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Making Costume Magic

Designer William Ivey Long on ‘Rodgers + Hammerstein’s Cinderella’

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He helped turn Harvey Fierstein into a woman for Hairspray and outfitted the monster in top hat and tails for Young Frankenstein, but five-time Tony winner William Ivey Long insists he had to use every last trick up his sleeve on Cinderella (now playing at New York City’s Broadway Theatre). ”Usually when you do a show that involves magic, you have a magic coordinator, but we didn’t. I said, ‘I would love to have a go at creating the transformations, without any smoke and mirrors,”’ Long says about taking on the challenge of using costumes to pull off ”How’d they do that?” scenes like the makeover Cinderella gets from her fairy godmother. (Hint: Magnets are involved.) That all of the magic happens in plain view of the theatergoers helps make for one enchanted evening. ”It’s very low-tech, but I think the audience enjoys getting a little glimpse of how it’s done, even on nights when the actress has to do a little jiggle to finish it.”

A Colorful Chorus

”I did a production of Dreamgirls in South Korea a few years ago, and when I was there, I discovered fabrics I’d never seen,” Long recalls. ”They make this amazing plastic horsehair that comes in many colors we don’t have [in America], so I made all the petticoats out of that see-through horsehair fabric.” The effect: underpinnings as vibrant as the ladies’ bright ball gowns. ”It’s a very tight color scheme until the ball scene, so I thought, ‘Okay, there should be a surprise.’ When you see the dancers lifted in the air, you see through their gowns.”

Belle of the Ball

When the time came to fit Cinderella for her glass slippers, Long enlisted the help of shoe guru Stuart Weitzman. ”He’s been making ‘glass slippers’ for decades,” says Long. ”We came up with a mixture of rhinestones and sequins that makes the shoe look see-through and sparkly at the same time.” The result? Cinderella’s feet can be seen from every seat in the house. ”It was a collaboration between Stuart, me, and [actress] Laura Osnes’ feet!”

Childhood Inspiration

Though Long remembers watching Julie Andrews in Rodgers & Hammerstein’s Cinderella when he was just 10 years old, the 1957 television production is not his earliest Cinderella memory. ”I memorized the [animated] Disney film as a child. The first concept of making costumes for me was the mice and the birds making her dress. When [costume designers] get together — usually there’s alcohol involved — we start fessing up to the first moment we wanted to create dresses, and Cinderella’s dress comes up every time.”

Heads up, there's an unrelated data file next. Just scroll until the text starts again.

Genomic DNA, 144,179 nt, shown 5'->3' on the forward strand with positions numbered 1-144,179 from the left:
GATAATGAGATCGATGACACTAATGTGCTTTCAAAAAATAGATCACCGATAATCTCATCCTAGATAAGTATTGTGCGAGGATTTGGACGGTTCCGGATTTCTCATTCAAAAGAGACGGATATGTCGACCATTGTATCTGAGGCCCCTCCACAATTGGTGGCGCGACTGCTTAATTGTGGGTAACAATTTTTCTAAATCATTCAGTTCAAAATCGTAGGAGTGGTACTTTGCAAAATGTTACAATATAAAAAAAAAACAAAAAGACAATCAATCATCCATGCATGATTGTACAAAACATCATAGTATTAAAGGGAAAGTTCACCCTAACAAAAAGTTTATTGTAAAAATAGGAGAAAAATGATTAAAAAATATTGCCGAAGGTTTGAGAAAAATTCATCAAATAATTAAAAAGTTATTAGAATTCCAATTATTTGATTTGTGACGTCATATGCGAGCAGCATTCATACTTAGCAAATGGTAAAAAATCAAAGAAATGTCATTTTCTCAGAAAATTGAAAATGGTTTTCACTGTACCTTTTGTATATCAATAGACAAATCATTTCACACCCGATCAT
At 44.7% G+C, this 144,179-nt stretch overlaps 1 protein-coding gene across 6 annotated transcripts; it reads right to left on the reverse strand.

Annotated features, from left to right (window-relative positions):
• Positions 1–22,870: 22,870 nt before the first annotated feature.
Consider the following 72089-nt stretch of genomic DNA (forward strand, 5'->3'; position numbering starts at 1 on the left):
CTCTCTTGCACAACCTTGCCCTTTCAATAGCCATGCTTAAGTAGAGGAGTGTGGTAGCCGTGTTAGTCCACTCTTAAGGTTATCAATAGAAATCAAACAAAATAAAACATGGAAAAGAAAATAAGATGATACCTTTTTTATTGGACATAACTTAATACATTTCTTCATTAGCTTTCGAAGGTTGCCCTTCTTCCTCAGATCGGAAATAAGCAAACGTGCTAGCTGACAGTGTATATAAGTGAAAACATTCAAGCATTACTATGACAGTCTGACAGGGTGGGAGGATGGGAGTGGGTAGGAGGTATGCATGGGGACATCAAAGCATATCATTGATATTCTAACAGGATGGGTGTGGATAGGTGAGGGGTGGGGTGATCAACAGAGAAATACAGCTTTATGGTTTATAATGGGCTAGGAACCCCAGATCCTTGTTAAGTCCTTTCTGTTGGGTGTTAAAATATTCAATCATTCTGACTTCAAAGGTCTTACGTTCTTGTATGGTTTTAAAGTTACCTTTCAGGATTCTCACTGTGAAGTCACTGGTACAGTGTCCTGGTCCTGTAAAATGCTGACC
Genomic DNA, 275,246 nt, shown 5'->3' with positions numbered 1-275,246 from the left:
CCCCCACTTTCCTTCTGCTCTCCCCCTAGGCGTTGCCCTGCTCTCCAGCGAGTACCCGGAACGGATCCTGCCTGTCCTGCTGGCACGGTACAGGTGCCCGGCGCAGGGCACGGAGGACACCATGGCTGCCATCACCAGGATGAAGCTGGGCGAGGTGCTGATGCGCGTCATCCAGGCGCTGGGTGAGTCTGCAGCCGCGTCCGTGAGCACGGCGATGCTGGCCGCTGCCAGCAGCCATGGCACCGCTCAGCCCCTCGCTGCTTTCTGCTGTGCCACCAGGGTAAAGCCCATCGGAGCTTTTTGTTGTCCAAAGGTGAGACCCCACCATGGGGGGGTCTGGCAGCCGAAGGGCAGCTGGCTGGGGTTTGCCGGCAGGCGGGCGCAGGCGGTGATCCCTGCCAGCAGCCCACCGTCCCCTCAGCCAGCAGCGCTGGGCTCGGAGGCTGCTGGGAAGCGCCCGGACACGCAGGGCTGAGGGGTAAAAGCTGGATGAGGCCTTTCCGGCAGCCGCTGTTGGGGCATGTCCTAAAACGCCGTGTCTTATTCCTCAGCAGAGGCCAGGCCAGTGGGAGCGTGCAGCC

From Stage to Screen and the Las Vegas Strip
Siegfried & Roy

Long has created costumes for everyone from Joan Rivers to the Rolling Stones. ”I designed Siegfried & Roy’s show at The Mirage Hotel. They’ve been mentors to me for years, I’m still in touch with them,” Long says of the Vegas legends. ”I have the greatest respect for performers. I think if you choose to be on a support team…you love helping these great talents do what they do.”

The Producers

”We had 28 cast members on the stage, but there were thousands on the film. When we did the [Nazi storm trooper] number, I used mirrors and puppets to make it look like there were more, but in the movie, I actually had real people,” says Long, who created costumes for both the 2001 Broadway production of Mel Brooks’ The Producers and the 2005 film remake. ”In live theater you rehearse, you do alterations, and then there’s opening night. In film there are five opening nights a day, sometimes more!”

Cabaret

”I loved [working on] Cabaret,” says Long, who helped the late Natasha Richardson get into character as Sally Bowles in the 1998 revival. ”When I do shows, I ask the producers and directors if they want me to refer to previous productions or make no reference to them. I tried to make Cabaret look exactly like the period, so [the character] was wearing clothes a woman would have worn in 1929.” The costume designer also worked wardrobe magic on the 1996 revival of Kander and Ebb’s Chicago, now the longest-running American musical on Broadway.